Laboratory evaluation of twelve portable devices for medicine quality screening
Post-market surveillance is a key regulatory function to prevent substandard and falsified (SF) medicines from being consumed by patients. Field deployable technologies offer the potential for rapid objective screening for SF medicines.
Methods and findings
We evaluated twelve devices: three near infrared spectrometers (MicroPHAZIR RX, NIR-S-G1, Neospectra 2.5), two Raman spectrometers (Progeny, TruScan RM), one mid-infrared spectrometer (4500a), one disposable colorimetric assay (Paper Analytical Devices, PAD), one disposable immunoassay (Rapid Diagnostic Test, RDT), one portable liquid chromatograph (C-Vue), one microfluidic system (PharmaChk), one mass spectrometer (QDa), and one thin layer chromatography kit (GPHF-Minilab). Each device was tested with a series of field collected medicines (FCM) along with simulated medicines (SIM) formulated in a laboratory. The FCM and SIM ranged from samples with good quality active pharmaceutical ingredient (API) concentrations, reduced concentrations of API (80% and 50% of the API), no API, and the wrong API. All the devices had high sensitivities (91.5 to 100.0%) detecting medicines with no API or the wrong API. However, the sensitivities of each device towards samples with 50% and 80% API varied greatly, from 0% to 100%. The infrared and Raman spectrometers had variable sensitivities for detecting samples with 50% and 80% API (from 5.6% to 50.0%). The devices with the ability to quantitate API (C-Vue, PharmaChk, QDa) had sensitivities ranging from 91.7% to 100% to detect all poor quality samples. The specificity was lower for the quantitative C-Vue, PharmaChk, & QDa (50.0% to 91.7%) than for all the other devices in this study (95.5% to 100%).
The twelve devices evaluated could detect medicines with the wrong or none of the APIs, consistent with falsified medicines, with high accuracy. However, API quantitation to detect formulations similar to those commonly found in substandards proved more difficult, requiring further technological innovation.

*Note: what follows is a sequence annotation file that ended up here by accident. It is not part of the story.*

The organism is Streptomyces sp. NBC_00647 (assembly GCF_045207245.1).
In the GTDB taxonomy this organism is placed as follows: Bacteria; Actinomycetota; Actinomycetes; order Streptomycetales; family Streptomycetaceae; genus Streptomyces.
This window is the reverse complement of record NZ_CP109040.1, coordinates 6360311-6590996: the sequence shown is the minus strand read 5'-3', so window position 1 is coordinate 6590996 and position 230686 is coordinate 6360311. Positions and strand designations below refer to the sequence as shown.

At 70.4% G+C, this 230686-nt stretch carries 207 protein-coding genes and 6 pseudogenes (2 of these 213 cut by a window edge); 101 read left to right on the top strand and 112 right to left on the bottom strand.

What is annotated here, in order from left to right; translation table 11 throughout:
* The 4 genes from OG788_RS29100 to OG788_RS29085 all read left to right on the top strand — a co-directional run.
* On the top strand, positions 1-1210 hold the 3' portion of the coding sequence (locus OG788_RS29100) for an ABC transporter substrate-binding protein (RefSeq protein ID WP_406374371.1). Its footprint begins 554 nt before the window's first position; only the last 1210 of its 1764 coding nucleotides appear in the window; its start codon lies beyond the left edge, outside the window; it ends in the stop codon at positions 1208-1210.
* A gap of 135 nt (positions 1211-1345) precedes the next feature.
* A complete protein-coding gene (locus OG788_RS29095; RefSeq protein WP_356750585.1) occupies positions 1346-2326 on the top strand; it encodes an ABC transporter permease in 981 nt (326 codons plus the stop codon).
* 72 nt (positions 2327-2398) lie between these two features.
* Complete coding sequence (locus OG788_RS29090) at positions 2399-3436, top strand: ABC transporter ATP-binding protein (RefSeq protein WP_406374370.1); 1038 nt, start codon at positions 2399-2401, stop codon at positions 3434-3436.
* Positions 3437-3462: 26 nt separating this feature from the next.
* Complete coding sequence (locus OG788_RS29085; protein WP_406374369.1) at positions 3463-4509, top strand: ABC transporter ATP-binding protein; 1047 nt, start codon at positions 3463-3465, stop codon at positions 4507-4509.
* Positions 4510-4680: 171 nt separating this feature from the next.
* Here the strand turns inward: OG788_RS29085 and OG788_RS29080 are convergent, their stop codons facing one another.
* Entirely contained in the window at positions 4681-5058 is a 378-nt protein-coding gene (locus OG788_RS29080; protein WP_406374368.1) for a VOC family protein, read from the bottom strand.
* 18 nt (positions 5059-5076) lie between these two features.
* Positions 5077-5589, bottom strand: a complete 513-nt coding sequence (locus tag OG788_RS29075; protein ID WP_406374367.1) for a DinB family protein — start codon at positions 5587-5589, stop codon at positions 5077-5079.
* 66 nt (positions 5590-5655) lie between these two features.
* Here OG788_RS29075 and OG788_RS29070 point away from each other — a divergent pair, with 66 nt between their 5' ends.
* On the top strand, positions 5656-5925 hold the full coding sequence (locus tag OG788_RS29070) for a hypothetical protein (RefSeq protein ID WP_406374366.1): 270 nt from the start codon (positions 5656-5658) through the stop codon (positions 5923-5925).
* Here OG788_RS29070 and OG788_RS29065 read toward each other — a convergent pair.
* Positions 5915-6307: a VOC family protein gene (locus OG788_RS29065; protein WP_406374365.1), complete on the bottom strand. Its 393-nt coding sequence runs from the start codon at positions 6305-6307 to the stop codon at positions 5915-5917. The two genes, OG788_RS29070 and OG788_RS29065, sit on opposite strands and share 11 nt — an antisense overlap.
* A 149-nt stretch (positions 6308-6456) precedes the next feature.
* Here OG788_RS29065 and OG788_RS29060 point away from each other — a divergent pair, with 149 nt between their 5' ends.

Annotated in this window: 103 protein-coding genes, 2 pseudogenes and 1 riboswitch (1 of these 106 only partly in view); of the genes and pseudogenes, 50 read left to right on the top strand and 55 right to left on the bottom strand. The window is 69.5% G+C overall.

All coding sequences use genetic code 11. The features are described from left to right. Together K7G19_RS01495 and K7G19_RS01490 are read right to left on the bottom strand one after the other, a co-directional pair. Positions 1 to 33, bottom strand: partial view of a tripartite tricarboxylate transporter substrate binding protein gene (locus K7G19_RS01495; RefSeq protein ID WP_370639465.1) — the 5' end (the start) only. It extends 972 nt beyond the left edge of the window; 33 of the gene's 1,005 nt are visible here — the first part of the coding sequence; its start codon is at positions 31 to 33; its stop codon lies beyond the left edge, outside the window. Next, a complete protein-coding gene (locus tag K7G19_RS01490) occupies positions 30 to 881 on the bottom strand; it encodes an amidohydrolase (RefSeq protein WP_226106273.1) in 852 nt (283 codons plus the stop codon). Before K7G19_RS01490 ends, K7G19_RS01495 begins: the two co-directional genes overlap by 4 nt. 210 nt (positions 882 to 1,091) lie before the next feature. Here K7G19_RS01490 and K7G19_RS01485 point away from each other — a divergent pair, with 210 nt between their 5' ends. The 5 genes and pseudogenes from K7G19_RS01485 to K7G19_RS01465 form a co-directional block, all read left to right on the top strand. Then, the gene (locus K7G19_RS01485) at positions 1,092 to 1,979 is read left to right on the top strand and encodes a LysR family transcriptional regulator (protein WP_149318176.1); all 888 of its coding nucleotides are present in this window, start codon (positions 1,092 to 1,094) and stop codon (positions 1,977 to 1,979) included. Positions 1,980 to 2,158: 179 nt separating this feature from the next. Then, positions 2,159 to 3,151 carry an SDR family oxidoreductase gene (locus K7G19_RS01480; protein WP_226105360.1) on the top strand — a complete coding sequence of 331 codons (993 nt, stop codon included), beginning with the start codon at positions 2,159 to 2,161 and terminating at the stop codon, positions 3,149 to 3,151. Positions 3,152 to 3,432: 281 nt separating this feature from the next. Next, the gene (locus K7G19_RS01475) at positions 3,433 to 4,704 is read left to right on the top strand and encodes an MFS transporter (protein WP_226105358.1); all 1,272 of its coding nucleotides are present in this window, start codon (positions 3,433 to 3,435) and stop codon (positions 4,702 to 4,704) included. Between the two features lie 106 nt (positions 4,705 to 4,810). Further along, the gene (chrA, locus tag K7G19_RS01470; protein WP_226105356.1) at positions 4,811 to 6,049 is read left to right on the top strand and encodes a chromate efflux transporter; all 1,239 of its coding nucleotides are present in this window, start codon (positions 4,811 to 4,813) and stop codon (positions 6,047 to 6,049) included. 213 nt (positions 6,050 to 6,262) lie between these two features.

Criminally falsified or poorly manufactured medicines can lead to patients becoming sicker and losing trust in the health system. Portable tools beyond just documentation checks and visual inspection (the current practices in many low- and middle-income countries) can help pharmacy inspectors with early detection of poor quality medicines. Currently, many tools are available to detect poor quality medicines, but their performances have not been properly assessed and compared. In this study, 12 different devices ranging from disposable single use tests to portable spectrometers were tested in a laboratory. All the tested devices could identify medicines that contained none or the wrong active ingredient(s), a common trait of falsified medicines. Disposable tests required few resources to be implemented, but had difficulties identifying medicines with reduced amounts of active ingredients. Spectrometers used ‘out-of-the-box’ required minimal consumables had varying degrees of success at detecting medicines with reduced amounts of active ingredients. Finally, instruments with more quantitative abilities, such as benchtop simple chromatographs or mass spectrometers, offered the best sensitivity for detecting medicines with reduced amounts of active ingredients, but required the most resources and training and were deemed to be more suitable for centralized testing.